Patience - an ability that enables one to suppress restlessness.
Procrastination - the act or habit of putting off or delaying; especially regarding that which requires immediate attention.
As I have discussed very succinctly in one my earliest posts, I am perpetually dissatisfied, or not content, with the present.
Nowadays, however, I have noticed that in spite of my continuous efforts to plan out the future, I’ve managed to decelerate my dream-state stream of thoughts.
That is to say, I believe I have begun to take more in stride.
A few weeks ago I made a decision, blurry-eyed by vision-obstructing tears: I would no longer pursue self-inflicted challenges that would cause me to feel inexplicably discontent. I believe my exact words at the time did not include discontent, but rather, unhappy.
It goes without saying that it is mandatory to seek out opportunities to stay active in whatever sphere of professional work you so choose to pursue. You need to become an asset, a necessity, and in demand. Instead of supplementing this inevitable task with never-ending internal monologues riddled with stratagems for becoming part of an intellectual elite, however, I have supplanted to the idea that decisions are made, regardless of any will power attempted to sway any pending decisions.
Channeling energy into worrying about phenomenon that is beyond your will is counterproductive and wreaks of supernatural intention. All logic and scientific evidence suggests that stressing one’s self out over matters that are no longer yours to steer, results in adversity.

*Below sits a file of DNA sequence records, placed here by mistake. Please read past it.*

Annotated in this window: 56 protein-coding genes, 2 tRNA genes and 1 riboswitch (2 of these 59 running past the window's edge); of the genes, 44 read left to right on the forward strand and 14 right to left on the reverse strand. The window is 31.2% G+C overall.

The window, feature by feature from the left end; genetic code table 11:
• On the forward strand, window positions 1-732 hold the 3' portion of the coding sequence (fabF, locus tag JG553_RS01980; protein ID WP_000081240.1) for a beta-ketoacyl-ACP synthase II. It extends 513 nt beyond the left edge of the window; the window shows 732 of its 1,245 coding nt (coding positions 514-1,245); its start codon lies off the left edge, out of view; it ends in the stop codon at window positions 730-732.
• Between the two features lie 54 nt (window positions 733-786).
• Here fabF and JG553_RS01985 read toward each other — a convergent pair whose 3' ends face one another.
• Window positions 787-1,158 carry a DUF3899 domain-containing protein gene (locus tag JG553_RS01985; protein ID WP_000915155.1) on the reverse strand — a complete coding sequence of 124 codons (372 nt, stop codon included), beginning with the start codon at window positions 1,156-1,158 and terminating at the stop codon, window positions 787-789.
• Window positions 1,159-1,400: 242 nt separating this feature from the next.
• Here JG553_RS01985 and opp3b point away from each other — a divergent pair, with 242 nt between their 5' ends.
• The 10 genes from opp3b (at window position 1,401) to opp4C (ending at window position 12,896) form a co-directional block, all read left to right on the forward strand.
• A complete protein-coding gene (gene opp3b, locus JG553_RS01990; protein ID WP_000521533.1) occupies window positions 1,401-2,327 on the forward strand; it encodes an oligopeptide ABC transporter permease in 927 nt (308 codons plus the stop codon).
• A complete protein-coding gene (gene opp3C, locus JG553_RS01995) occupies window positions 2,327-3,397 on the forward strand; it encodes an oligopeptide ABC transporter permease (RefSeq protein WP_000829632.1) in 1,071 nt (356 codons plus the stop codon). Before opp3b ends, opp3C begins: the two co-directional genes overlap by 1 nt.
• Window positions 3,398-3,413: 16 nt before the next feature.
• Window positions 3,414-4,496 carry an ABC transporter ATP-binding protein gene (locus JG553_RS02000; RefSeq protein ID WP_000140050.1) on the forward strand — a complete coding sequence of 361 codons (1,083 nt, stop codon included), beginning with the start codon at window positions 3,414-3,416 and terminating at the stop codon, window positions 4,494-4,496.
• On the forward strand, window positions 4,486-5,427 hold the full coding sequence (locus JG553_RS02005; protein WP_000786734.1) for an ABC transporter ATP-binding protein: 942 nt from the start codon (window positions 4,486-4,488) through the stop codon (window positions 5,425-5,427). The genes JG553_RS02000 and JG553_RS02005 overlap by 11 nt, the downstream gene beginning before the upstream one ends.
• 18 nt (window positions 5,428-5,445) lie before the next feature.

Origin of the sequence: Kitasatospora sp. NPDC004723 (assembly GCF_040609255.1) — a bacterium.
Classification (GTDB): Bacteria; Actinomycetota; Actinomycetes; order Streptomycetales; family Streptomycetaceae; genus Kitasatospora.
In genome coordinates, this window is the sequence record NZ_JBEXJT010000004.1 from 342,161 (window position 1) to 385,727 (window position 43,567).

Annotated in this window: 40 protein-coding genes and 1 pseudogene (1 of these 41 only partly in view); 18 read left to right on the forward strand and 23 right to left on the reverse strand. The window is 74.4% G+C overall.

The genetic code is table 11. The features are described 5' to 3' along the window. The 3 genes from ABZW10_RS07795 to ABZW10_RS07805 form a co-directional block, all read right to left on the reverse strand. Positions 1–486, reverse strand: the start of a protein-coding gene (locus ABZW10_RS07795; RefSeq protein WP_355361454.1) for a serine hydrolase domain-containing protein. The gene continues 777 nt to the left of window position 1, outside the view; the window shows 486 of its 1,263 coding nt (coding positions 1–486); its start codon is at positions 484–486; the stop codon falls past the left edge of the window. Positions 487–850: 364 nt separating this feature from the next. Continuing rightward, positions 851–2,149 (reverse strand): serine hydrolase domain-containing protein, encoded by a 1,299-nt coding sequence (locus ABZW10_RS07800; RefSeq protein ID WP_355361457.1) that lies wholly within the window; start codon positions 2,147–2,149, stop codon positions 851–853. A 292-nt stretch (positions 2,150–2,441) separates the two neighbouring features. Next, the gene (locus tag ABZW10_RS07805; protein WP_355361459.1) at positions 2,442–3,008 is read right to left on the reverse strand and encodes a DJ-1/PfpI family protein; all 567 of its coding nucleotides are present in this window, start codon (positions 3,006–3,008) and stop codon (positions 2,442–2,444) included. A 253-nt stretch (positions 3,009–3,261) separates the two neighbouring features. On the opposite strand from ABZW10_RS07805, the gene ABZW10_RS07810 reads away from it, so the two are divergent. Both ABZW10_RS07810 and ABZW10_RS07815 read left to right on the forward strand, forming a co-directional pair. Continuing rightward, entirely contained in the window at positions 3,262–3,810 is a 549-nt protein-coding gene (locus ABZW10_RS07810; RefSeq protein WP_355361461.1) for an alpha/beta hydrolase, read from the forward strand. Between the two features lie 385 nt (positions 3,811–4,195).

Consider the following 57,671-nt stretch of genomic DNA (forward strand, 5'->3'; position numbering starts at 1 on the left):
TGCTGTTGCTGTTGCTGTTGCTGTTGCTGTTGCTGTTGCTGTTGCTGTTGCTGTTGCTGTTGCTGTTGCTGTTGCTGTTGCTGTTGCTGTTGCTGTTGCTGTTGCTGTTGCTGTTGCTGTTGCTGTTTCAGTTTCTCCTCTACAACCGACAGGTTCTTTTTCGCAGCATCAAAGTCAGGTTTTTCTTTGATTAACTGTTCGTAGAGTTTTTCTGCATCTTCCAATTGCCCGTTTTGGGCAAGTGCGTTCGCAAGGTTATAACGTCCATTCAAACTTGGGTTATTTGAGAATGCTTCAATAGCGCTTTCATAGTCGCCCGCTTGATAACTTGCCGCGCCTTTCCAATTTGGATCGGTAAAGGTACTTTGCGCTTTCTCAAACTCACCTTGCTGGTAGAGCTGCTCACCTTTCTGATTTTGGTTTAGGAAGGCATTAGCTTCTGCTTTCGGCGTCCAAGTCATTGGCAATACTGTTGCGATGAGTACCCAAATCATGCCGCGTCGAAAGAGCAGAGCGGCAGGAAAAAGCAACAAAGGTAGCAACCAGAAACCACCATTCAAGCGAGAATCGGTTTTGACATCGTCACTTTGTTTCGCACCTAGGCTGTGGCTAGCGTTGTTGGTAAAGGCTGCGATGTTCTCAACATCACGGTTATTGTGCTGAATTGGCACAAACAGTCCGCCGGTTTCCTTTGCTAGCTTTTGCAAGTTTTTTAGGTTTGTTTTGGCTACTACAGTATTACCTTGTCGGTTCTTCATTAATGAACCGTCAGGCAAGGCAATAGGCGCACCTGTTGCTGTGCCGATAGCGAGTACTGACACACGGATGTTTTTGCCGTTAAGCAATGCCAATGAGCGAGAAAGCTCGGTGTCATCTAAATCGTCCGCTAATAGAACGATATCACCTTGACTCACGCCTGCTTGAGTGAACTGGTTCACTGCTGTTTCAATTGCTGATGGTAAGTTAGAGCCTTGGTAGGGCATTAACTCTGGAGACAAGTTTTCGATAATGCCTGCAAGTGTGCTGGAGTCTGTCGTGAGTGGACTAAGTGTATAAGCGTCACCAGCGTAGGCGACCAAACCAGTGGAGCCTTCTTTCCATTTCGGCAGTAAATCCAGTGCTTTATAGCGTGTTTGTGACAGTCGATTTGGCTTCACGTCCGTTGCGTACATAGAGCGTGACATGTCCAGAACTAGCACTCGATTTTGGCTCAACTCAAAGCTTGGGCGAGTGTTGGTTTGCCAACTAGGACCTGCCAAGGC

In short, if you are pursuing something that resists all constraints of reality, like graduate school admissions after you have sent your applications on their merry way, just picture yourself as Asa from Shahs of Sunset.
That is what I did a few weeks ago during the above described scenario in which I chose to be content rather than to partake in stress-inducing actions. I quite literally pictured myself in an acid green and printed floor length Kaftan, complete with feral hair around my shoulders, and both hands to my head, exactly as Asa had done when blessing her “Diamond Water" business, in an attempt to invoke the shaakra, or the mind’s eye.
If you’re ever so discontent about the present state of affairs that you have to take two aspirins, just picture yourself as the reality TV personality who believes she can control the outcome via a “third eye.“
It’s a most effective way at forcing you to take things in stride and to practice patience. No one wants to intentionally pull an Amanda Bynes, or for the sake of continuity, an Asa.
Taking things in stride requires patience. While this novel way of life has demystified my outlook on going through a day without stress-inducing headaches, this idea of patience is proving to be a hard bargain.
Patience is sold as a virtue and a parable to live by. Yet patience is only beneficial in negligible quantities that do not take the form of procrastination. Procrastination can be classified as a form of practicing patience.
Procrastination is taking things in stride to such a degree that each second is a unit of time meant to remain as content as possible while we are alive. I’m referring to the most basic type of happiness. The happiness that diversion entails.
That is not to say that if we were to perform the tasks needed to be completed but are otherwise put off, we would not be happy. We just wouldn’t know for certain that we would experience as much pleasure performing the task itself.
Herein lies the cross-section between patience and procrastination.